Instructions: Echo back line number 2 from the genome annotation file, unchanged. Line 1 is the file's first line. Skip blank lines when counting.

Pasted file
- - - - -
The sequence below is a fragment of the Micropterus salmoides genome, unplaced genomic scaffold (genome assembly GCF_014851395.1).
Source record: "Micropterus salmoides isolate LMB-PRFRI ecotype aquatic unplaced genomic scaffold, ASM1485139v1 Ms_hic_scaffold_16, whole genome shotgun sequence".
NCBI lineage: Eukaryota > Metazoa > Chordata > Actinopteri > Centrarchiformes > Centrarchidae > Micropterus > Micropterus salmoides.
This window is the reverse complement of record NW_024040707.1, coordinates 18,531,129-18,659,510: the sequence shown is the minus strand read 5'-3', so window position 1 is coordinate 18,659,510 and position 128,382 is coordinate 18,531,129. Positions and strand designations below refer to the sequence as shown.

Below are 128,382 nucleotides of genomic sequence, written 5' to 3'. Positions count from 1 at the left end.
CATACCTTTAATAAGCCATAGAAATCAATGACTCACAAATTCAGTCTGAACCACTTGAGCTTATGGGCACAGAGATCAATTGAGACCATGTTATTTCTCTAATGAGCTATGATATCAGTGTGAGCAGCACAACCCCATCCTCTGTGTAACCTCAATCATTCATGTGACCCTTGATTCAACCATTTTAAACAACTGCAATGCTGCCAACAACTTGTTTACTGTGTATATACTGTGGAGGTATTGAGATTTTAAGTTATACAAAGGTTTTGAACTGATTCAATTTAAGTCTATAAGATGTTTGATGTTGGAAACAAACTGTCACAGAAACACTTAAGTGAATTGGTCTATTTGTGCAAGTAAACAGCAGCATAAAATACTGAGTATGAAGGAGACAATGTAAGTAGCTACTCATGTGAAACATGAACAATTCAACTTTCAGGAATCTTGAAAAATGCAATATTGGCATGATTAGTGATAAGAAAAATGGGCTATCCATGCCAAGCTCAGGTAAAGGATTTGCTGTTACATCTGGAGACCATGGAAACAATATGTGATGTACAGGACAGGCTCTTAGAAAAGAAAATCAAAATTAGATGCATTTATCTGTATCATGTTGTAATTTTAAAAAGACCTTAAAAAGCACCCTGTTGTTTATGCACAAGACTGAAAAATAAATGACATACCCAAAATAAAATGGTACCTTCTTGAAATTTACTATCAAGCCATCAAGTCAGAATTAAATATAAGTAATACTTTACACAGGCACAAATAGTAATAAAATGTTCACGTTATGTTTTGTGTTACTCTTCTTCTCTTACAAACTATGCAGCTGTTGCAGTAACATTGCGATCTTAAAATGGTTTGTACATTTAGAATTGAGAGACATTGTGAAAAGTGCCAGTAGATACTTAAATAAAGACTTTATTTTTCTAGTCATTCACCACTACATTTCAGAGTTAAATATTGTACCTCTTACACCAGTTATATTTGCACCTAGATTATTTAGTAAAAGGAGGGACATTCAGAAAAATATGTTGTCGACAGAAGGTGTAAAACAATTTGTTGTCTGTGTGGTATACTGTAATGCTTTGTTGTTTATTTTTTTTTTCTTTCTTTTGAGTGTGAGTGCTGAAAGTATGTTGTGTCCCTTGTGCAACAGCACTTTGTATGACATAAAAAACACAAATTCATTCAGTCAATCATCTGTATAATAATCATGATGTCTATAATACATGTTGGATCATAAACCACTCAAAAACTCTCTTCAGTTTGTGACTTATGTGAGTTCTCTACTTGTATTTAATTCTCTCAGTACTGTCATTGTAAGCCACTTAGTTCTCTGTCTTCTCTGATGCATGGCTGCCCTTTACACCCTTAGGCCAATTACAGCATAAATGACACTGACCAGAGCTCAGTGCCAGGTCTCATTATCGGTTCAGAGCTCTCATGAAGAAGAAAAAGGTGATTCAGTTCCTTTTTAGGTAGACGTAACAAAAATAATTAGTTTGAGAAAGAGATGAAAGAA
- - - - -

Source record: "Micropterus salmoides isolate LMB-PRFRI ecotype aquatic unplaced genomic scaffold, ASM1485139v1 Ms_hic_scaffold_16, whole genome shotgun sequence".